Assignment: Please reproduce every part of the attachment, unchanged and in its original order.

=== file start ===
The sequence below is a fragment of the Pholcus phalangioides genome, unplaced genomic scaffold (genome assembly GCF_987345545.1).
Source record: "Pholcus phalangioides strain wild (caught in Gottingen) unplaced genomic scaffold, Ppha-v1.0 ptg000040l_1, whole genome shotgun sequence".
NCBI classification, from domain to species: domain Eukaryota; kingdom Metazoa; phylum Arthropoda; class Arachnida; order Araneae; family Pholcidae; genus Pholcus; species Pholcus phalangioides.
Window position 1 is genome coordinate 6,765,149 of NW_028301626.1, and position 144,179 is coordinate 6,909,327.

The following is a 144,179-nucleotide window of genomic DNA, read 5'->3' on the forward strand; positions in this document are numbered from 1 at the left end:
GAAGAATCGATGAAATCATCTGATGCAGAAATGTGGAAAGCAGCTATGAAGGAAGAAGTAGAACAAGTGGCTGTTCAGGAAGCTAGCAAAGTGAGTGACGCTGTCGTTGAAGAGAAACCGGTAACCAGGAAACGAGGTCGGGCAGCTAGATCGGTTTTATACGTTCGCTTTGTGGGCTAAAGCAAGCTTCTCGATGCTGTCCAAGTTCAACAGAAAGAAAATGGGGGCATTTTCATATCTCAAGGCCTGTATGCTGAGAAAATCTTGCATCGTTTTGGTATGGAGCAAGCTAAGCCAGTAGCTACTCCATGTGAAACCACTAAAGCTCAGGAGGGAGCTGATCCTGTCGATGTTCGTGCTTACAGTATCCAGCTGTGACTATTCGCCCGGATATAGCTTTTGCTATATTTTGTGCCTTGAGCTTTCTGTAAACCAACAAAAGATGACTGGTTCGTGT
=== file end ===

The sequence below is a fragment of the Pholcus phalangioides genome, unplaced genomic scaffold (genome assembly GCF_987345545.1).
Source record: "Pholcus phalangioides strain wild (caught in Gottingen) unplaced genomic scaffold, Ppha-v1.0 ptg000040l_1, whole genome shotgun sequence".
NCBI classification, from domain to species: domain Eukaryota; kingdom Metazoa; phylum Arthropoda; class Arachnida; order Araneae; family Pholcidae; genus Pholcus; species Pholcus phalangioides.
Window position 1 is genome coordinate 6,765,149 of NW_028301626.1, and position 144,179 is coordinate 6,909,327.

The following is a 144,179-nucleotide window of genomic DNA, read 5'->3' on the forward strand; positions in this document are numbered from 1 at the left end:
GAAGAATCGATGAAATCATCTGATGCAGAAATGTGGAAAGCAGCTATGAAGGAAGAAGTAGAACAAGTGGCTGTTCAGGAAGCTAGCAAAGTGAGTGACGCTGTCGTTGAAGAGAAACCGGTAACCAGGAAACGAGGTCGGGCAGCTAGATCGGTTTTATACGTTCGCTTTGTGGGCTAAAGCAAGCTTCTCGATGCTGTCCAAGTTCAACAGAAAGAAAATGGGGGCATTTTCATATCTCAAGGCCTGTATGCTGAGAAAATCTTGCATCGTTTTGGTATGGAGCAAGCTAAGCCAGTAGCTACTCCATGTGAAACCACTAAAGCTCAGGAGGGAGCTGATCCTGTCGATGTTCGTGCTTACAGTATCCAGCTGTGACTATTCGCCCGGATATAGCTTTTGCTATATTTTGTGCCTTGAGCTTTCTGTAAACCAACAAAAGATGACTGGTTCGTGT